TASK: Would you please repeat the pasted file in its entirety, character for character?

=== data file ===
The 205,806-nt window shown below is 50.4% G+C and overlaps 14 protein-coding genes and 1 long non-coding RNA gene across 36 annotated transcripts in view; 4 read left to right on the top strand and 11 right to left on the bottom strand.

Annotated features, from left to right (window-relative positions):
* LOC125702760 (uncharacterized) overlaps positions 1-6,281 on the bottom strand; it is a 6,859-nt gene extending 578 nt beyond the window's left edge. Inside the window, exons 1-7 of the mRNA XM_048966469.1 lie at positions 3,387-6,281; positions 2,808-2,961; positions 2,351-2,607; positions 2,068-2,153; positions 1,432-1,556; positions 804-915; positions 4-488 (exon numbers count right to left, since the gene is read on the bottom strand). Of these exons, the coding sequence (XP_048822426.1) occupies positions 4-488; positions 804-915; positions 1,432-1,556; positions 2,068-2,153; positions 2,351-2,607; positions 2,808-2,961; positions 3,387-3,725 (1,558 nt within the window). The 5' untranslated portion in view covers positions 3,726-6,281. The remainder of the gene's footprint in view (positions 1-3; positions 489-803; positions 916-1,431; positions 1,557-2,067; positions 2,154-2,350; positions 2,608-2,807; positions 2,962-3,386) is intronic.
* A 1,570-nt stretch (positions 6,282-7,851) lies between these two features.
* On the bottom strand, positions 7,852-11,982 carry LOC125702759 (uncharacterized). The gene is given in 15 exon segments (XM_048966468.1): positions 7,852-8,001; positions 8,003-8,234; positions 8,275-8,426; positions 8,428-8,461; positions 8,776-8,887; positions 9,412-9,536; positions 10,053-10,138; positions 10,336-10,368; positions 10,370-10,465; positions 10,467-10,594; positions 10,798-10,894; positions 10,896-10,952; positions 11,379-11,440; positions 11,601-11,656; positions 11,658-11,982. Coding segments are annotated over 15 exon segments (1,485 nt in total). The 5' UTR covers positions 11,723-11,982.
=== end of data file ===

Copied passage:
The 205,806-nt window shown below is 50.4% G+C and overlaps 14 protein-coding genes and 1 long non-coding RNA gene across 36 annotated transcripts in view; 4 read left to right on the top strand and 11 right to left on the bottom strand.

Annotated features, from left to right (window-relative positions):
* LOC125702760 (uncharacterized) overlaps positions 1-6,281 on the bottom strand; it is a 6,859-nt gene extending 578 nt beyond the window's left edge. Inside the window, exons 1-7 of the mRNA XM_048966469.1 lie at positions 3,387-6,281; positions 2,808-2,961; positions 2,351-2,607; positions 2,068-2,153; positions 1,432-1,556; positions 804-915; positions 4-488 (exon numbers count right to left, since the gene is read on the bottom strand). Of these exons, the coding sequence (XP_048822426.1) occupies positions 4-488; positions 804-915; positions 1,432-1,556; positions 2,068-2,153; positions 2,351-2,607; positions 2,808-2,961; positions 3,387-3,725 (1,558 nt within the window). The 5' untranslated portion in view covers positions 3,726-6,281. The remainder of the gene's footprint in view (positions 1-3; positions 489-803; positions 916-1,431; positions 1,557-2,067; positions 2,154-2,350; positions 2,608-2,807; positions 2,962-3,386) is intronic.
* A 1,570-nt stretch (positions 6,282-7,851) lies between these two features.
* On the bottom strand, positions 7,852-11,982 carry LOC125702759 (uncharacterized). The gene is given in 15 exon segments (XM_048966468.1): positions 7,852-8,001; positions 8,003-8,234; positions 8,275-8,426; positions 8,428-8,461; positions 8,776-8,887; positions 9,412-9,536; positions 10,053-10,138; positions 10,336-10,368; positions 10,370-10,465; positions 10,467-10,594; positions 10,798-10,894; positions 10,896-10,952; positions 11,379-11,440; positions 11,601-11,656; positions 11,658-11,982. Coding segments are annotated over 15 exon segments (1,485 nt in total). The 5' UTR covers positions 11,723-11,982.